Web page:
More documentation of the economic deconstruction of Orlando, FL.
The Marketplace is a small community mall located at the western side of the southern end of Dr. Phillips Blvd, where it dead-ends into West Sand Lake Road.
This particular Albertsons closed in September 2008. Competition from a Publix built across the road four years earlier and internal corporate problems combined with the worsening economy to kill it off.
Located at the north-west corner of Arnold Palmer Drive and South Kirkman Road. This used to be a Donatos, a pizza place. My wife and went there a number of times to eat. It closed within the last 12 months because the last time we were there was early 2008.
Across Arnold Palmer from the empty Donatos. An example of an unfinished property (the end with the tower). Only enough of the building is finished (primarily the exterior) so as to present a good continuous exterior for the other tenants. But walk up and look in the glass and you'll see the sandy ground where a floor should be. Only the wall footers were poured. The rest of the slab for the interior floor was not. There is a smaller store next to the left that went out of business. I don't know what it was.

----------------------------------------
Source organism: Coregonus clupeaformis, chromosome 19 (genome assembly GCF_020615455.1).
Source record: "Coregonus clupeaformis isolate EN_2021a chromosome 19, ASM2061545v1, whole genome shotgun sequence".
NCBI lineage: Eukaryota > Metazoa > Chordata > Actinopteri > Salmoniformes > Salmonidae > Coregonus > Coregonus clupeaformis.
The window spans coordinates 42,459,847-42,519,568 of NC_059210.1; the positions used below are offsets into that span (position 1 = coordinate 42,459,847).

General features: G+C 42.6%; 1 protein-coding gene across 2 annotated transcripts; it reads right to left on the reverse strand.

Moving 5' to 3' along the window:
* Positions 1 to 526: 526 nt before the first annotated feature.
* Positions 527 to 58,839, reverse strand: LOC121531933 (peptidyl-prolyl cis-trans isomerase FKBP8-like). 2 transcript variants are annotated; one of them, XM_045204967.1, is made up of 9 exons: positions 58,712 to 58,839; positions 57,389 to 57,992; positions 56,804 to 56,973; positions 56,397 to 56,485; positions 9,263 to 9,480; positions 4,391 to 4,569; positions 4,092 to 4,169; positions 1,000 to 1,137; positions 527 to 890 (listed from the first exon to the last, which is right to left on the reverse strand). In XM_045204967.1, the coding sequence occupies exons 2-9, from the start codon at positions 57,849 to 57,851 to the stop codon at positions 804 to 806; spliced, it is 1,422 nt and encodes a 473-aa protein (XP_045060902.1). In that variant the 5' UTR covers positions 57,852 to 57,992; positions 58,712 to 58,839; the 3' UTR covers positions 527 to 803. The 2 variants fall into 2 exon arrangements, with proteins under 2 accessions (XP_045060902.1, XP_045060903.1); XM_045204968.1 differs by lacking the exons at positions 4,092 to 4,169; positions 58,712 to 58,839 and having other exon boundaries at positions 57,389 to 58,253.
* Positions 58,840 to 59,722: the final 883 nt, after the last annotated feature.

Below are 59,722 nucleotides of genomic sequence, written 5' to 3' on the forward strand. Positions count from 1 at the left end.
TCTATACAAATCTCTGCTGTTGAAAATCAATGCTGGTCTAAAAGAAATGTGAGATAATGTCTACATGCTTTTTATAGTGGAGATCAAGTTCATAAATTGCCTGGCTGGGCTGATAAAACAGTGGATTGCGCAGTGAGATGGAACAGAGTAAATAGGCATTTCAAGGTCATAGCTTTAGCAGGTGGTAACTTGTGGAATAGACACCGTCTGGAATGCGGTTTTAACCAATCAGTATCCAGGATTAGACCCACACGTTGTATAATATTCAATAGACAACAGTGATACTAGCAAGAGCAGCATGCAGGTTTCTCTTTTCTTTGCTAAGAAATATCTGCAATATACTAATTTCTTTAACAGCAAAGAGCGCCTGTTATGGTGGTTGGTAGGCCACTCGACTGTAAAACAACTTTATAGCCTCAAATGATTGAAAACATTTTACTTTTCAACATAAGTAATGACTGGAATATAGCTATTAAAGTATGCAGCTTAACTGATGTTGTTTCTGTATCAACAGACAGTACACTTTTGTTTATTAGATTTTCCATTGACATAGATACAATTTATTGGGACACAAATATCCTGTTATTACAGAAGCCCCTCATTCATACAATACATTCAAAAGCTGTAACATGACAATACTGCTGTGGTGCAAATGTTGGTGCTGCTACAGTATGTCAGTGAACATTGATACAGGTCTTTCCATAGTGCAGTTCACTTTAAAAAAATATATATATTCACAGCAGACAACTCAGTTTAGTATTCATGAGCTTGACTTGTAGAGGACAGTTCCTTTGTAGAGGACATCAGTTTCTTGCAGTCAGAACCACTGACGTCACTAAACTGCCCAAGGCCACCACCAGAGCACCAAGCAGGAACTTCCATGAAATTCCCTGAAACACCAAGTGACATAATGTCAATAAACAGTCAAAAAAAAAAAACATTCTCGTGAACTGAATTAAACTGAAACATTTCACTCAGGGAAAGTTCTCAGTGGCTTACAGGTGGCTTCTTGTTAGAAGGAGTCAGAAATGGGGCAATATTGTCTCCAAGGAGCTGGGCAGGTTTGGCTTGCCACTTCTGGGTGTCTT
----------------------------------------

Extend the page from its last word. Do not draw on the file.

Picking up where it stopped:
A block north on South Kirkman at the intersection with Metrowest Blvd sits a Super Walmart (north-west corner). On the north side of the Walmart parking lot somebody thought it would be a good idea to build a strip mall. Construction has slowed to a crawl. All interiors are unfinished and many floor remain unpoured, essentially pretty but empty shells sitting on the sand.
Further north on South Kirkman at the intersection of Westgate Drive and South Kirkman, on the northwest corner. Built within the last six months on what used to be a heavily wooded lot. Sign at the entrance indicates it is a medical complex, but observations indicate no-one is there yet. Investigation of the bottom floors show finishing is still ongoing, but again, casual observations indicate work has slowed considerably.
More to come. Overbuilt and empty commercial properties dot Orlando and suburbs like a growing pox, and there are far bigger commercial properties than these. There are also growing signs of the human cost, and I don't mean foreclosure signs in people's front yards.